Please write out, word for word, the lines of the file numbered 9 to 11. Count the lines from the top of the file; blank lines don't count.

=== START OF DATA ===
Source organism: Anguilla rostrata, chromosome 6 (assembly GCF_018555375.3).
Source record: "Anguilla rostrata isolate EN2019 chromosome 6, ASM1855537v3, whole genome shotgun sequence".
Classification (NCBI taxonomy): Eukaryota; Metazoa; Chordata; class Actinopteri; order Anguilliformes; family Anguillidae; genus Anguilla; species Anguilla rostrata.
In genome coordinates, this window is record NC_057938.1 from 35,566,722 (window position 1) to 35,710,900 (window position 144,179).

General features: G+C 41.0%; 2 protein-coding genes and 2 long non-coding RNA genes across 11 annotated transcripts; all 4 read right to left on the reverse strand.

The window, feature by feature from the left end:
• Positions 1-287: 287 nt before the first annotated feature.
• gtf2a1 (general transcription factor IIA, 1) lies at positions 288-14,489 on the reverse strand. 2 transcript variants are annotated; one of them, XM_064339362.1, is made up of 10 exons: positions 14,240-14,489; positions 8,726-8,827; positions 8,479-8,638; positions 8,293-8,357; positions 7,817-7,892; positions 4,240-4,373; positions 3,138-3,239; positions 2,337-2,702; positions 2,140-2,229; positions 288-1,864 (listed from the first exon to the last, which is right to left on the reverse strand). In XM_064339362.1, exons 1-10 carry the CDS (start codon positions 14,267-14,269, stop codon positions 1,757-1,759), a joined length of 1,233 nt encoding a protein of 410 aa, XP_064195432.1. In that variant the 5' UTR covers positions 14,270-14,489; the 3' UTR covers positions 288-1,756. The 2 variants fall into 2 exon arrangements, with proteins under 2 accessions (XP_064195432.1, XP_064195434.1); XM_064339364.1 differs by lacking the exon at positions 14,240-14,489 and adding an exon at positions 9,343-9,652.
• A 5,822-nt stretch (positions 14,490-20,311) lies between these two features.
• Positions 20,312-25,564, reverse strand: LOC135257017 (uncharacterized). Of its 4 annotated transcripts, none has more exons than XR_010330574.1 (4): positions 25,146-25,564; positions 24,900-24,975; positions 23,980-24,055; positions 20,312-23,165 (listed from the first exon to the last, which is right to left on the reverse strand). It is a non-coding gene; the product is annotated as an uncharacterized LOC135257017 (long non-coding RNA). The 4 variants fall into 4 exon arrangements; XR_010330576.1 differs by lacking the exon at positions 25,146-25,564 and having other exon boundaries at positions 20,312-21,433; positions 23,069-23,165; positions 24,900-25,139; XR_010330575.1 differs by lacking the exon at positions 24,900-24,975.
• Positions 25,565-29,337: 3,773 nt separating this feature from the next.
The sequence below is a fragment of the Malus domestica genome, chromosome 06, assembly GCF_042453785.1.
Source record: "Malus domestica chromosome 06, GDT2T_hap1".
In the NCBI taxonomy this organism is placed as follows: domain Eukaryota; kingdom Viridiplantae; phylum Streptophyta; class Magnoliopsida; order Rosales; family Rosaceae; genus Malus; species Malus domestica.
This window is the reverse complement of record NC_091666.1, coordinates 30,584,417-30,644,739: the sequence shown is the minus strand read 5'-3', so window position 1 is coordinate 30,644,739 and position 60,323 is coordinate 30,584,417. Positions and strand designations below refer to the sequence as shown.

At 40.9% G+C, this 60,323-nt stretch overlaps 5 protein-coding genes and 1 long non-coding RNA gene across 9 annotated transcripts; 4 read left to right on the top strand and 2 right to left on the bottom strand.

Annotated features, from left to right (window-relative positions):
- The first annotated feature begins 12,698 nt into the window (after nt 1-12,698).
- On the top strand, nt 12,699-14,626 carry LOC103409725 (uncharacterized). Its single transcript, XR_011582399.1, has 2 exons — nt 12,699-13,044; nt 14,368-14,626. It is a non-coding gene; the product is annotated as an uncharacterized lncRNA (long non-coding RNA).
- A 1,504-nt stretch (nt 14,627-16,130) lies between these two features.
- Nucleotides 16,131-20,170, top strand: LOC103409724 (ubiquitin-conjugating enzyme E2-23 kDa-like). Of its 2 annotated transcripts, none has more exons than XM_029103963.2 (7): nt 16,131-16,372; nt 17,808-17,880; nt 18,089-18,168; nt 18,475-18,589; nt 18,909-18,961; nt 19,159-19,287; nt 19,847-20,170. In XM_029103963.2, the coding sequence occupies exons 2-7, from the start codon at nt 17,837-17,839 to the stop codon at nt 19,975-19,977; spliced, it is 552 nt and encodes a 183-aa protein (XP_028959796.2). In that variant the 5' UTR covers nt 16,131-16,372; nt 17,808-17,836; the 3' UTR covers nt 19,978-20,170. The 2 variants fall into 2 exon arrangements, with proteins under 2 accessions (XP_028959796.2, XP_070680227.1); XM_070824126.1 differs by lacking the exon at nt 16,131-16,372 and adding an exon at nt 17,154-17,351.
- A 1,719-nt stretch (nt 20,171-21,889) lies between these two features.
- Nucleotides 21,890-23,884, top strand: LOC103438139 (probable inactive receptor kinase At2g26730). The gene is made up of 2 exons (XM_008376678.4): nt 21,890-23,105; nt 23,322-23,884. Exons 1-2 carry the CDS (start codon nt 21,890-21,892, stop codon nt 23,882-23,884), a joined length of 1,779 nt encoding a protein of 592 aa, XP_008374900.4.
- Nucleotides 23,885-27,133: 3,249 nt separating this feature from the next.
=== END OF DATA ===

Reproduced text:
• A 5,822-nt stretch (positions 14,490-20,311) lies between these two features.
• Positions 20,312-25,564, reverse strand: LOC135257017 (uncharacterized). Of its 4 annotated transcripts, none has more exons than XR_010330574.1 (4): positions 25,146-25,564; positions 24,900-24,975; positions 23,980-24,055; positions 20,312-23,165 (listed from the first exon to the last, which is right to left on the reverse strand). It is a non-coding gene; the product is annotated as an uncharacterized LOC135257017 (long non-coding RNA). The 4 variants fall into 4 exon arrangements; XR_010330576.1 differs by lacking the exon at positions 25,146-25,564 and having other exon boundaries at positions 20,312-21,433; positions 23,069-23,165; positions 24,900-25,139; XR_010330575.1 differs by lacking the exon at positions 24,900-24,975.
• Positions 25,565-29,337: 3,773 nt separating this feature from the next.